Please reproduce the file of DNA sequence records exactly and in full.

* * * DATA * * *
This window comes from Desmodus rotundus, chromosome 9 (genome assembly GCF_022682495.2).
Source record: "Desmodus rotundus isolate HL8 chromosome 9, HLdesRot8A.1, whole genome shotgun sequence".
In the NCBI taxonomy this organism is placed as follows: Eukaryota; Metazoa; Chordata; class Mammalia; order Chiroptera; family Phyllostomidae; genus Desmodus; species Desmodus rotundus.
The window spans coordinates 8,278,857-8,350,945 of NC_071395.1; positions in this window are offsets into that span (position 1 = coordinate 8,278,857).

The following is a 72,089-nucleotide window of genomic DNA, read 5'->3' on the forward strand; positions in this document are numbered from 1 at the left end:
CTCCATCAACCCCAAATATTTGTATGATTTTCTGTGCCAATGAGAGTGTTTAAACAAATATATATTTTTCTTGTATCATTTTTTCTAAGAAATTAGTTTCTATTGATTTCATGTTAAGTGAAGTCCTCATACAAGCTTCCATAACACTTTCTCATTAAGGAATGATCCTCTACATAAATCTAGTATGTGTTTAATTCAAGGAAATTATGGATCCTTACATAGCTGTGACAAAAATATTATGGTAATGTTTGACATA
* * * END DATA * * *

This window comes from Desmodus rotundus, chromosome 9 (genome assembly GCF_022682495.2).
Source record: "Desmodus rotundus isolate HL8 chromosome 9, HLdesRot8A.1, whole genome shotgun sequence".
In the NCBI taxonomy this organism is placed as follows: Eukaryota; Metazoa; Chordata; class Mammalia; order Chiroptera; family Phyllostomidae; genus Desmodus; species Desmodus rotundus.
The window spans coordinates 8,278,857-8,350,945 of NC_071395.1; positions in this window are offsets into that span (position 1 = coordinate 8,278,857).

The following is a 72,089-nucleotide window of genomic DNA, read 5'->3' on the forward strand; positions in this document are numbered from 1 at the left end:
CTCCATCAACCCCAAATATTTGTATGATTTTCTGTGCCAATGAGAGTGTTTAAACAAATATATATTTTTCTTGTATCATTTTTTCTAAGAAATTAGTTTCTATTGATTTCATGTTAAGTGAAGTCCTCATACAAGCTTCCATAACACTTTCTCATTAAGGAATGATCCTCTACATAAATCTAGTATGTGTTTAATTCAAGGAAATTATGGATCCTTACATAGCTGTGACAAAAATATTATGGTAATGTTTGACATA